All throughout my lifetime I gave presents, loans, supported as many people as I could, and managed to save money for retirement as well. I do not regret a single cent I ever gave or loaned or spent. The recession ate up more than I spent, and I regretted not having spent more so Bernie Madoff didn't get that little bit of my retirement savings. He wasn't who I loved.
So nowadays my currency, my personal value is no longer cash money. I give what I can of myself. And still sometimes, I feel a bit useless. I recognize how much perkier I am when someone asks for my help. Whether it is to show them how to sew on a button (my grandson), or to edit a script, sit with a dog, or work at one of my part-time jobs, I perk up more than when I'm working on my own writing projects. I enjoy helping others, and may find more value in being helpful than I do in my own creativity.
These are deep thoughts and not all that pleasant, to be honest. I find great conflict here. Isn't my writing as valuable as helping someone else? Do you suffer from this syndrome? Is it a syndrome? Is it even a problem?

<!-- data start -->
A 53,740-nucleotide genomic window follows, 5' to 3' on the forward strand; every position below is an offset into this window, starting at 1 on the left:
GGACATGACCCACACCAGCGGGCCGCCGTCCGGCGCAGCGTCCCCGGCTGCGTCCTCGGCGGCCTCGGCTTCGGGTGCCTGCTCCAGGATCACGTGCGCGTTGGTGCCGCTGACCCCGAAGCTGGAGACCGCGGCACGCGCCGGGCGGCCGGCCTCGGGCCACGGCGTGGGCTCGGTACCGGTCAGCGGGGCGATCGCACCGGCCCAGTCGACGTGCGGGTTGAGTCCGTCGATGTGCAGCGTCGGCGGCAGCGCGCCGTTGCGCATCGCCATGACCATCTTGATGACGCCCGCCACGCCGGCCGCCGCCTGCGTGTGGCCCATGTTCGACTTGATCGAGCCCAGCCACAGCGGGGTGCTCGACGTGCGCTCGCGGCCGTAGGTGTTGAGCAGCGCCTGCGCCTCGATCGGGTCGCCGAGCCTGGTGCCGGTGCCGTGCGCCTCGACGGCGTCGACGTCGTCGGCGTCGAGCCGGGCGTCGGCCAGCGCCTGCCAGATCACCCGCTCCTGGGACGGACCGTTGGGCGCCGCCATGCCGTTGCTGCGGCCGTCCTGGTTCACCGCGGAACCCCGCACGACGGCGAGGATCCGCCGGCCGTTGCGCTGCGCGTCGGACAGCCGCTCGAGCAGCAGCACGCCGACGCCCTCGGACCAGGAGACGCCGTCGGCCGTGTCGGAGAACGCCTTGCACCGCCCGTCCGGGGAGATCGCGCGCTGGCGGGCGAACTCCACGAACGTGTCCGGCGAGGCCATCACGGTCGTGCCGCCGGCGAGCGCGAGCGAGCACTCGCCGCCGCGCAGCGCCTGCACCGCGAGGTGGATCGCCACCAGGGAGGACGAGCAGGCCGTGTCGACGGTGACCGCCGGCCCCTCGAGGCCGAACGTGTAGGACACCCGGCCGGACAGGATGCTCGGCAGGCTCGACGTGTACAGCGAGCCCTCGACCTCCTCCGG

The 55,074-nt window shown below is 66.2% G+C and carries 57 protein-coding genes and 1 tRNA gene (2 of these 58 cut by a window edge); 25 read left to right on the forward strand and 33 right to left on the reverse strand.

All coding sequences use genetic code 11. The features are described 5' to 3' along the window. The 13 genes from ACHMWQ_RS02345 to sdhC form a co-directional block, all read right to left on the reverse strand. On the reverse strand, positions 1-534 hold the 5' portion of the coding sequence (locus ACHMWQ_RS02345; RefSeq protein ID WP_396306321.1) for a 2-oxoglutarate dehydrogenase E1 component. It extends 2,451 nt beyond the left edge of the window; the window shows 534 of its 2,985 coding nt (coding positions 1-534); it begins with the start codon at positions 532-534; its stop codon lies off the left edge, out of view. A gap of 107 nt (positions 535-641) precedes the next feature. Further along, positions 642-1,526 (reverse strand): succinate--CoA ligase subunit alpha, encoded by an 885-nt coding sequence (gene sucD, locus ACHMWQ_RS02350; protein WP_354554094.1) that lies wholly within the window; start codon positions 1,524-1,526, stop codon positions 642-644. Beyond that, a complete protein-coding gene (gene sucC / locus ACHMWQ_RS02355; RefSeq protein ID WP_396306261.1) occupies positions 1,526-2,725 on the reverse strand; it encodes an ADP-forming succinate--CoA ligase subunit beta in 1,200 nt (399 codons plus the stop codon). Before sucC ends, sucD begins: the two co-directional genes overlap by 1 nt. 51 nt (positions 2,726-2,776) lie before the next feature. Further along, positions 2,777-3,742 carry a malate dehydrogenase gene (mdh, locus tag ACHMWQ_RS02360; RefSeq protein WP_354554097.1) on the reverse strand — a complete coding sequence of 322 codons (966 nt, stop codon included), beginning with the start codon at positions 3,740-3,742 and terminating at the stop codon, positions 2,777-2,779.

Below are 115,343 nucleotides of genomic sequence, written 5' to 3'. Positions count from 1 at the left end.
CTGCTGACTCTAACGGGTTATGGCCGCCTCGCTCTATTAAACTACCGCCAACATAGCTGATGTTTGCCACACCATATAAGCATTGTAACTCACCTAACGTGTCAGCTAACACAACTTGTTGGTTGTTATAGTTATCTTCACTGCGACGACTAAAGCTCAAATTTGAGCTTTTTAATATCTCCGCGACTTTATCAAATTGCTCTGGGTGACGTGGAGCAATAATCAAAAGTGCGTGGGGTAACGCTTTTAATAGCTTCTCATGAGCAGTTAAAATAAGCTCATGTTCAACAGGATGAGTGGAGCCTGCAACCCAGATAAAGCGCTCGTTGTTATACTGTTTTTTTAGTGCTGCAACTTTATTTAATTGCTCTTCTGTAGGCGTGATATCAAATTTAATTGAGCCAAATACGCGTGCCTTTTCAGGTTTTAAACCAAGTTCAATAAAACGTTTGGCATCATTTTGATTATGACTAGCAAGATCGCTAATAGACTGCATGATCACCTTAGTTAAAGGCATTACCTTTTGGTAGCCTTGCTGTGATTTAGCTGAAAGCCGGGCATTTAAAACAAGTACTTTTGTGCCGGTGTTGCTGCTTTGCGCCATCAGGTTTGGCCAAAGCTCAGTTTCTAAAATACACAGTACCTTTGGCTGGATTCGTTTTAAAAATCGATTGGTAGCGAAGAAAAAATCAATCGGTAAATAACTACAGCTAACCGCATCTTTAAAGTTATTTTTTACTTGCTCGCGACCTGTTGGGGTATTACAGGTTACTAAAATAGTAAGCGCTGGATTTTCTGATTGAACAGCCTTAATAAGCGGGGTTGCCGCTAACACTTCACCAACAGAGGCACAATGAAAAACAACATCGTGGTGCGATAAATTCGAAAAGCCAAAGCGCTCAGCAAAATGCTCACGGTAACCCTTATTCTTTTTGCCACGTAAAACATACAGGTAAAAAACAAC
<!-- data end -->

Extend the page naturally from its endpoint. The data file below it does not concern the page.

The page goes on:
Wednesday, August 24, 2011

Good Grief

Pema Teeter, the Story Charmer, is doing an amazing and beautiful series on her blogsite ( to commemorate the tenth anniversary of 9/11. What she is doing is genius, and is breaking my heart daily. (I'm pretty sure I'm not the only one.) This is a good thing.
My dad died when I was seven years old. He dropped dead of a massive heart attack when he was only 42, leaving a 33 year old widow with two young girls. It was 1951, and I lost not only my dad that day, but also my mom who then had to go out and work two jobs, and also our home to renters, while we moved into a 15 foot camping trailer. My sister was ten days away from being two years old, and we were days away from Thanksgiving. Christmas was a 15 cent coloring book and lots of sad faces. Tears were discouraged.
I spent the next two years praying every night to die and join my dad in heaven. If I hadn't been raised in church and taught that suicide was the only unforgivable sin, I would have killed myself. Instead, I spent a lot of time trying to trick God: staying out in the cold trying to get pneumonia, walking too close to Hwy 66 trying to get sucked under the wheels of semi-trucks, staying too long on the railroad tracks hoping I'd trip as I jumped out of the way of the freight trains that came by across the road from our house. None of it worked. Only time caused me to give up my quest for death at such a young age.
I think it was the death of my first step-father that shook me out of my deep depression, because my mom was already going out with the next man she would marry. And when she married him we were going to move into town. That was going to radically change my life.